B   M   W   E


Many of you remember the national rail strikes of 1991 and 1992 and the agreement the National Mediation Board, President George Bush and Congress imposed on us against our will. But many of you may not know or remember what led Rail Labor to strike and how we ended up having the recommendations of Presidential Emergency Board 219 imposed on us. As we decide whether to ratify or reject the new tentative agreement, it might be helpful to look back at where we've been.

The 1980s were a bad time for railroad workers in general and BMWE members in particular. A new-style Conservative Republican, Ronald Reagan, had been elected President of the United States and the Staggers Act deregulating the railroad industry was passed early in the decade.

The railroads used the Staggers Act to massively cut jobs throughout the industry, shamelessly shedding thousands upon thousands of miles of track, creating short lines that were thinly disguised creations of the big roads at that time. Railroads would have a dummy operation purchase pieces of the large railroad and use a provision of the Staggers Act to avoid their responsibility to pay New York Dock benefits to railroad workers who lost their jobs as a result of having the portions of the railroad they worked on sold to these new short lines.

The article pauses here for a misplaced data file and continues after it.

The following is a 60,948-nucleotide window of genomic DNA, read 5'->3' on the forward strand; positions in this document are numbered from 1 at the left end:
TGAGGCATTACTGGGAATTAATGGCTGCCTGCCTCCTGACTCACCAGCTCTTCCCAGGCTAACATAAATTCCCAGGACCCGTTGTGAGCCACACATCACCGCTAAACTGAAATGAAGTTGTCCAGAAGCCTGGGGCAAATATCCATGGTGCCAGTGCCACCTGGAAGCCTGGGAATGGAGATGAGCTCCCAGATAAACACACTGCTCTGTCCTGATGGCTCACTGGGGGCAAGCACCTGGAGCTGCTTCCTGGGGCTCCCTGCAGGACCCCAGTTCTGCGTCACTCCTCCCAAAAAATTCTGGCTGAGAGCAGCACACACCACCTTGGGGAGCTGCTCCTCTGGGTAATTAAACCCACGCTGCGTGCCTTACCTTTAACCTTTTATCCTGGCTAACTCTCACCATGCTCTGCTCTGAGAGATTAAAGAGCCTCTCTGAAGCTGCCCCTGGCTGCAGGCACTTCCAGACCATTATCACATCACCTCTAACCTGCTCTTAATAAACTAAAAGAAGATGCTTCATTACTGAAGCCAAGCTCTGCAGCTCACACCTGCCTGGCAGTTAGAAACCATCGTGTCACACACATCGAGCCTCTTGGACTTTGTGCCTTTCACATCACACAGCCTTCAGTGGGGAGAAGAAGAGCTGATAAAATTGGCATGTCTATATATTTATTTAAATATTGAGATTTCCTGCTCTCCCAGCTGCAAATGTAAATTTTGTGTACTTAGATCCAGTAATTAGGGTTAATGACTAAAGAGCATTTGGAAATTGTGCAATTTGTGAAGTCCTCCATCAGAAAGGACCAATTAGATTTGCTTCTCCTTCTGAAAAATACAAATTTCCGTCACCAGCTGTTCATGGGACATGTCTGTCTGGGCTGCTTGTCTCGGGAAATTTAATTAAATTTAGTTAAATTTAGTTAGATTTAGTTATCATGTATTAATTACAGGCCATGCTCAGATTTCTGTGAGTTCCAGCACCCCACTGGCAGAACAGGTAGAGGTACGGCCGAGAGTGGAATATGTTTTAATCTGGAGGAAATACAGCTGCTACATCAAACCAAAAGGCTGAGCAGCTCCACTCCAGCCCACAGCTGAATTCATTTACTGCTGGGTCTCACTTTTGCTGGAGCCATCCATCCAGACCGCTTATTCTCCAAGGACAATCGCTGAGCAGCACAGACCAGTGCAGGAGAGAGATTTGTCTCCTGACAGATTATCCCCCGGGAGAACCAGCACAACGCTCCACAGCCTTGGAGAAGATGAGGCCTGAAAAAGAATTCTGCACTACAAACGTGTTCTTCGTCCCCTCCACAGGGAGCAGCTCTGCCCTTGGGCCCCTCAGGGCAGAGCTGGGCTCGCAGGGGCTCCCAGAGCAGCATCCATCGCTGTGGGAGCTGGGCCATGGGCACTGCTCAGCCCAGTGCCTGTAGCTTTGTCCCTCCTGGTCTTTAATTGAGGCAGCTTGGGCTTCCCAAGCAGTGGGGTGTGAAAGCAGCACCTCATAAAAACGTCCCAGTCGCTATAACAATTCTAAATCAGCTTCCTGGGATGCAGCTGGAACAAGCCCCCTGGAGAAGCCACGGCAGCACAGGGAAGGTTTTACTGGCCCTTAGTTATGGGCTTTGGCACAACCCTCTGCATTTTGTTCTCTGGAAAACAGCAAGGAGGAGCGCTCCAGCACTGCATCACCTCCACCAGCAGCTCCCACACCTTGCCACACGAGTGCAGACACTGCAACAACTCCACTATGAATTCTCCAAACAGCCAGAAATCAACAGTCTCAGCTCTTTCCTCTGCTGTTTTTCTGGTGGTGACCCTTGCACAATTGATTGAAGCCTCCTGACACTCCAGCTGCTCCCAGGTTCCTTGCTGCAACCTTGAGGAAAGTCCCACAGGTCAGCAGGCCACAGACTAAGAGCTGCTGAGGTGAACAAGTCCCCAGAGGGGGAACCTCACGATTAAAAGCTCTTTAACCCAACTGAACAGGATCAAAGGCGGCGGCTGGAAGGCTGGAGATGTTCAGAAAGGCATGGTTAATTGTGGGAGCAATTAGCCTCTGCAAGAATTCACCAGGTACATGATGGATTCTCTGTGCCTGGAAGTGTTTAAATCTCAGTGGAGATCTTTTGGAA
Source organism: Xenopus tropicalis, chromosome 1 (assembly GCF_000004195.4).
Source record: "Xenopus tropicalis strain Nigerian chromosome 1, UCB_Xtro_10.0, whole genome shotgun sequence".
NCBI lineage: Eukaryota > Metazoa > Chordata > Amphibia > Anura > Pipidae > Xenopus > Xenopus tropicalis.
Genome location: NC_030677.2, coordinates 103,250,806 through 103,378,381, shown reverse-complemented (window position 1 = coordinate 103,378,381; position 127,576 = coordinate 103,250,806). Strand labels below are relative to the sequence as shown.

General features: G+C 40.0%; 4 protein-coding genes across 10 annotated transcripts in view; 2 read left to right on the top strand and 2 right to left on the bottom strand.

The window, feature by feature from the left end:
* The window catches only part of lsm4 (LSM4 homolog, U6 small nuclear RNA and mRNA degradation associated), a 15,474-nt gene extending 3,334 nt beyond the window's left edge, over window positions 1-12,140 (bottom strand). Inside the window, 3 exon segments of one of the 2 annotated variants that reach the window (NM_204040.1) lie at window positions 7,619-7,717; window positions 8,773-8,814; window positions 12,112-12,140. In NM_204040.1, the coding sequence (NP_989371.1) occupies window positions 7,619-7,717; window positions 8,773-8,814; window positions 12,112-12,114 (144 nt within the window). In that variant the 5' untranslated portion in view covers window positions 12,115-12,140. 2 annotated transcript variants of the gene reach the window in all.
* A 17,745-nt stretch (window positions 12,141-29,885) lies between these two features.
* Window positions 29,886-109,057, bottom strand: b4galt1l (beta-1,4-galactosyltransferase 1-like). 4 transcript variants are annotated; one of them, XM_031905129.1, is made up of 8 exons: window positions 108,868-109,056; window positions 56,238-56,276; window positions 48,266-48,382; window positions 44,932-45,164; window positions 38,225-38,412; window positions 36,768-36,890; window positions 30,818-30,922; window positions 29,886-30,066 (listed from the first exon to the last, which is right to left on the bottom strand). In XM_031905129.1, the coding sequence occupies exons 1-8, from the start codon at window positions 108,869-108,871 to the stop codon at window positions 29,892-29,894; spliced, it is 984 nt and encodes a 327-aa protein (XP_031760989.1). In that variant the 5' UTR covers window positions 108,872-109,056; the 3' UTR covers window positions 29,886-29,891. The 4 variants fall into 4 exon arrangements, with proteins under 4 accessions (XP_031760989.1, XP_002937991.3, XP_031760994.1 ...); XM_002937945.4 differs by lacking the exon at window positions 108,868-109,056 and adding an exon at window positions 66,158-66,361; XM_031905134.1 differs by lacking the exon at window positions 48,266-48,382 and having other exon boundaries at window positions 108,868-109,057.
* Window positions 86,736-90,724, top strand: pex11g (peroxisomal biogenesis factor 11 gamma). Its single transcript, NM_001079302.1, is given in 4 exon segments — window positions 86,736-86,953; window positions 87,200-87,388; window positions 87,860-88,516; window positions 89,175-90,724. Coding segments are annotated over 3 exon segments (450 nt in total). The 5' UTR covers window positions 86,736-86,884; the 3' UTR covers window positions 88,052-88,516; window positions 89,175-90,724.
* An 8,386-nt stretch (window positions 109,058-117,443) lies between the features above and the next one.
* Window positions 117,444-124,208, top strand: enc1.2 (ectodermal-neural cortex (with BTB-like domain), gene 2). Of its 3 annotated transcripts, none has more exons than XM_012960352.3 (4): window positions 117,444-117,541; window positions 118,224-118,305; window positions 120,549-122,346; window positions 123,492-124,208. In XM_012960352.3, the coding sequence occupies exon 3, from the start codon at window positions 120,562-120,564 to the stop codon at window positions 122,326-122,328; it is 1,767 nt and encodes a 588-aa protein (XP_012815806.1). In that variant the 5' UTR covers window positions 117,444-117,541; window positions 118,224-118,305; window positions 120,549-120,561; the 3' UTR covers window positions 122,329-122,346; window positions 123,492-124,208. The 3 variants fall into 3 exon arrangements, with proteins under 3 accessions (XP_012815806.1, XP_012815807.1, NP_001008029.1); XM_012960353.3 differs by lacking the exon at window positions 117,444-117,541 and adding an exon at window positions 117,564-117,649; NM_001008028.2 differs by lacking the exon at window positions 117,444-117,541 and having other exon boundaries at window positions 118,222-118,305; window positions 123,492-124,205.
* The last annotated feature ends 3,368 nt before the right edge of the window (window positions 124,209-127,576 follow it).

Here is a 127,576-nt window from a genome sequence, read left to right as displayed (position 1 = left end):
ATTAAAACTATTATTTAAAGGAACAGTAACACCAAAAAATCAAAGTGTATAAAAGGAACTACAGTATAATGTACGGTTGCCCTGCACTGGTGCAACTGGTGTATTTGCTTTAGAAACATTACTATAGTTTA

While this was going on, the practice of cramdown also was taking place at ever increasing speed. The railroads would use other provisions of the Interstate Commerce Act to merge railroads and abrogate collective bargaining agreements of many of the workers, placing them under the collective bargaining agreement most disadvantageous to the employees and favorable to the railroads.  These provisions of the ICC Act were never used in the past to support cramdown but the Reagan-appointed ICC simply changed the old precedent.